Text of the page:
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Grad student mentors young ecologists

May 21, 2007

Kevin McCluney knows what a difference one person can make. Even the quote by Helen Keller that accompanies his e-mail highlights how important this philosophy is in his life: “I am only one; but still I am one. I cannot do everything, but still I can do something; I will not refuse to do something I can do.”

As a doctoral student in the laboratory of John Sabo, an assistant professor in the School of Life Sciences, McCluney is an ecologist investigating the role of water availability on animal community structure. It is a career choice that might never have taken shape.

Growing up in Cocoa, Fla., McCluney often had to make his own opportunities to explore his interest in biology. It wasn't until a summer program for high school students was started and run by James Yount, a professor from the local community college, that McCluney had his first exposure to the study of ecology and his first understanding of the difference that mentorship can make.

“Up until then, I didn't know anyone with formal training in biology or ecology,” McCluney says. “My world came alive during that special class.”

Like his mentor, McCluney has made education and community outreach a priority during his graduate career. For the past two years, he has volunteered as a graduate mentor in the Southwest Center for Education and the Natural Environment's (SCENE) Research Experiences for High School Students program.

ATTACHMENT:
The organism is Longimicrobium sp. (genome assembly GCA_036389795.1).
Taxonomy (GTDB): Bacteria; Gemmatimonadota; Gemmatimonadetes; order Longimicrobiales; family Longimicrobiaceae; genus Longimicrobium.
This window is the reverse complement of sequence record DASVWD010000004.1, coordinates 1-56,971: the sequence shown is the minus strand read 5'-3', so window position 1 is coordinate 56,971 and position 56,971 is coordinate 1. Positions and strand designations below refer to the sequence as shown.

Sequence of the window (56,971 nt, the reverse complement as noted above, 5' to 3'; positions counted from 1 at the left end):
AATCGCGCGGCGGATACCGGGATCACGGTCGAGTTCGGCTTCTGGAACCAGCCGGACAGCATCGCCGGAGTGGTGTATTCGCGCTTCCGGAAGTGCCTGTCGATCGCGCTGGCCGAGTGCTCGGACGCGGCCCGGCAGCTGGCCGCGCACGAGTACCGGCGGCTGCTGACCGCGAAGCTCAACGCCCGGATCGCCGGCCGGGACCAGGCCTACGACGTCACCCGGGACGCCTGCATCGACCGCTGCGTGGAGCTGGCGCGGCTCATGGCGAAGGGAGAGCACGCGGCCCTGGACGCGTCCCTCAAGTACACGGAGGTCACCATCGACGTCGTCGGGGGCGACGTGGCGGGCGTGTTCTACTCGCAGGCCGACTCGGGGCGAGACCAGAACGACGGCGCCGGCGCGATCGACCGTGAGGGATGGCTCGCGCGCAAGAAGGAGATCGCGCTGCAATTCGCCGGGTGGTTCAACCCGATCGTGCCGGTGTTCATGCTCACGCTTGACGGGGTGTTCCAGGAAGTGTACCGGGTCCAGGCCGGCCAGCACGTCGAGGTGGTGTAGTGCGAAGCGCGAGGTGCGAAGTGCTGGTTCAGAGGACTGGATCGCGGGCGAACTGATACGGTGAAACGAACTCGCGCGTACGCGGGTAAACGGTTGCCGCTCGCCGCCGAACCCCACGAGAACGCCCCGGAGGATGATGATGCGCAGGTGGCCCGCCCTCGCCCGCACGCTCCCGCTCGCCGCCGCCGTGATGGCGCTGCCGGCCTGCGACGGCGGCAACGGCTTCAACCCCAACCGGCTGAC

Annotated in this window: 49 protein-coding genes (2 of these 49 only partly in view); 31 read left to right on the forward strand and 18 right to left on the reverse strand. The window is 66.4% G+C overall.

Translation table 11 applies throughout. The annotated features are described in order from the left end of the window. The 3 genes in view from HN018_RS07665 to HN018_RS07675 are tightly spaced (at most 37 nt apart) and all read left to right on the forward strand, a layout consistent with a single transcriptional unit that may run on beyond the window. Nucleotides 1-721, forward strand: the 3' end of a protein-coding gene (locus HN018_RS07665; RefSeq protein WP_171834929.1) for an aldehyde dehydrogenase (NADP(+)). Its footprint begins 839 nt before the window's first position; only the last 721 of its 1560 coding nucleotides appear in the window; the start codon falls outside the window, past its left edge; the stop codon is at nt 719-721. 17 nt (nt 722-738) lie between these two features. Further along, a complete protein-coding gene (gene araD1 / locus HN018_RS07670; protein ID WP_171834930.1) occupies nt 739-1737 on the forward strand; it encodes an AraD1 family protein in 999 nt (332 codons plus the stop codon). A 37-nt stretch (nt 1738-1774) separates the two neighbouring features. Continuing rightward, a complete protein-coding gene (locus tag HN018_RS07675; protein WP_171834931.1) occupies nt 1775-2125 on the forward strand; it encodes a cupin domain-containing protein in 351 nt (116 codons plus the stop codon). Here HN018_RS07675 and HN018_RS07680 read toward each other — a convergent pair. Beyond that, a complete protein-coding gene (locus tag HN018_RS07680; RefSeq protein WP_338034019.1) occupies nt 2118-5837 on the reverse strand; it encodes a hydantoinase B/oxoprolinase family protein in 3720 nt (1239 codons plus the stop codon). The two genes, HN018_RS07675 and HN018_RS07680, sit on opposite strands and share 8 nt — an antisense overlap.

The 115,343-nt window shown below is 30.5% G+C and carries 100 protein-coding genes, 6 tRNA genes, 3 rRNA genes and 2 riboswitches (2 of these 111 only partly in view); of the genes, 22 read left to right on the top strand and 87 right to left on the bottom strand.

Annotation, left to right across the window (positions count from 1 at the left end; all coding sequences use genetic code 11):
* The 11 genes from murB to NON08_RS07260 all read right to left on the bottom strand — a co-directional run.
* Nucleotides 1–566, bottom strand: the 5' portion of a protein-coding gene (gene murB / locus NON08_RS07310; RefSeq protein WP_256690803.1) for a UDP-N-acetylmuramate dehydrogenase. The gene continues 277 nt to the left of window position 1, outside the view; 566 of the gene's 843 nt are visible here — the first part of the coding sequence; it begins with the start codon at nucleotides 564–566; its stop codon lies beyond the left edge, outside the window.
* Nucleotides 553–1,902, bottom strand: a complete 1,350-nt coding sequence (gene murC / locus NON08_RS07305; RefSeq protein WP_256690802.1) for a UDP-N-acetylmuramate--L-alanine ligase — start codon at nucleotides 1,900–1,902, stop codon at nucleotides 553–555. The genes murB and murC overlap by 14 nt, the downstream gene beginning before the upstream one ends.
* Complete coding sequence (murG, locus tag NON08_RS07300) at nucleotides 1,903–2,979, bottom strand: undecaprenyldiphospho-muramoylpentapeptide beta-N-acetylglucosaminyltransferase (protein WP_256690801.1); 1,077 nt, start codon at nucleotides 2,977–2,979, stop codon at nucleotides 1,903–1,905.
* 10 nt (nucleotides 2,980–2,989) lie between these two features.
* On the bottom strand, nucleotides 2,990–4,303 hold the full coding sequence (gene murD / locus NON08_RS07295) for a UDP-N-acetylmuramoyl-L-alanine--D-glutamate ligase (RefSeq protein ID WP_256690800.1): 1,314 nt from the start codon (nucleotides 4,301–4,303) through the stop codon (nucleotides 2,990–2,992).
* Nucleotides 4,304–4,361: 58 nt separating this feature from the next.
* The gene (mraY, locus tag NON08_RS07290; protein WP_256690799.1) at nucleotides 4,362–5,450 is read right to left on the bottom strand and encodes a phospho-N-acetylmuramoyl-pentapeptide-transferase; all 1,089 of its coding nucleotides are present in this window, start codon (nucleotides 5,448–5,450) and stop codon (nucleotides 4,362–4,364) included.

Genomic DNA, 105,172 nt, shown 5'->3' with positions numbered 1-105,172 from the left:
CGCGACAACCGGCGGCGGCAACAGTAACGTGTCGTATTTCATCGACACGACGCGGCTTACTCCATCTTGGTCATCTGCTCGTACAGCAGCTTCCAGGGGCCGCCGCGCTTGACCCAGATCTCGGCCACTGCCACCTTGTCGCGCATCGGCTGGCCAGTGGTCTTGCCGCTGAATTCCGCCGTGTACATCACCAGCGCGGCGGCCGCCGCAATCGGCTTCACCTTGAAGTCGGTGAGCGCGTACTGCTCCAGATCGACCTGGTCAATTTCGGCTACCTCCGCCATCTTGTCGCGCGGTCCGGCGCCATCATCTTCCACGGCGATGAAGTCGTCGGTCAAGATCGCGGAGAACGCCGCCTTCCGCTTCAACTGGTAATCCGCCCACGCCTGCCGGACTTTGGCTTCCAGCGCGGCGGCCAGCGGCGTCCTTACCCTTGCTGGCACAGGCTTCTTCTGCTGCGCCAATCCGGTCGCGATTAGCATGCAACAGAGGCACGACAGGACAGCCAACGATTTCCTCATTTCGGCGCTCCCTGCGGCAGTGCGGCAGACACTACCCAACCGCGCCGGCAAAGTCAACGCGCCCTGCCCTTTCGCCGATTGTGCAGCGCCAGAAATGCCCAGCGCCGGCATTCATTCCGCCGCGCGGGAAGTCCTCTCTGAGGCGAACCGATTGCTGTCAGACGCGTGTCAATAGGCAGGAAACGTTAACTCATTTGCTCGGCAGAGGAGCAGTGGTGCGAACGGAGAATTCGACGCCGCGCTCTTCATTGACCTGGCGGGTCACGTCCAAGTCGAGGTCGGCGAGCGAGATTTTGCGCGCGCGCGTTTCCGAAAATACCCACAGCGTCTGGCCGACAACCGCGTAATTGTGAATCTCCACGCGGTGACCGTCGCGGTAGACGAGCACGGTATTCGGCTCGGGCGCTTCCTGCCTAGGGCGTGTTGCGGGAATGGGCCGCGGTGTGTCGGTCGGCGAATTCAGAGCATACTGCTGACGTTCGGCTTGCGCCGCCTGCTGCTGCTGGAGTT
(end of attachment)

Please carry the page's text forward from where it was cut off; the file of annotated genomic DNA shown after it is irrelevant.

SCENE is a nonprofit organization administered out of the Global Institute of Sustainability that bridges the research programs of ASU to the community. Each year, SCENE pairs exceptional high school students with mentors in research labs at ASU. SCENE's students first learn the basics of experimental design, data analysis and research methods before working with mentors to design an original research project to be presented at the Central Arizona Regional Science and Engineering Fair (CARSEF).

This year, one of McCluney's students, Puja Umaretiya, a senior from Chandler High School, won the Senior Division Grand Award at CARSEF.

During her second year in the SCENE program, Umaretiya built on the training and experience gained with McCluney the previous year to set up her award-winning project: a complex, original study examining the effect of cricket hydration levels on rates of cricket predation by wolf spiders. Using ideas drawn from “Ecological Stoichiometry,” a text co-authored by Robert Sterner and School of Life Sciences ' professor James Elser, McCluney and Umaretiya developed a design that maximized results and statistical power within the confines of her schedule. Over the course of three weekends, she examined the effect that water could have as a limiting resource in the context of prey consumption at low hydration, as well as a quenching effect at higher levels of hydration.

Umaretiya found that spider consumption of crickets is maximal at intermediate levels of hydration with rates of consumption lower at very high and very low levels of cricket hydration. The resulting curve suggests that there are trade-offs between the effort involved in catching crickets and the resulting hydration payoff.

Umaretiya's project not only earned her the grand prize in the senior division at CARSEF, but also first place in the animal sciences division, the Navy Naval Science Award and the Army Award. McCluney and Umaretiya also received congratulatory notes from ASU President Michael Crow.

Umaretiya will advance to the Intel International Science and Engineering Fair, to be held in Albuquerque, N.M., May 13-19. The grand prize is a $50,000 scholarship.

Next year, McCluney plans to continue his role as a SCENE mentor. While McCluney's work with the SCENE program builds on the future of ASU as the New American University, his commitment to building the next generation of scientists continues the legacy of personal involvement modeled by McCluney's mentor back in Cocoa, Fla.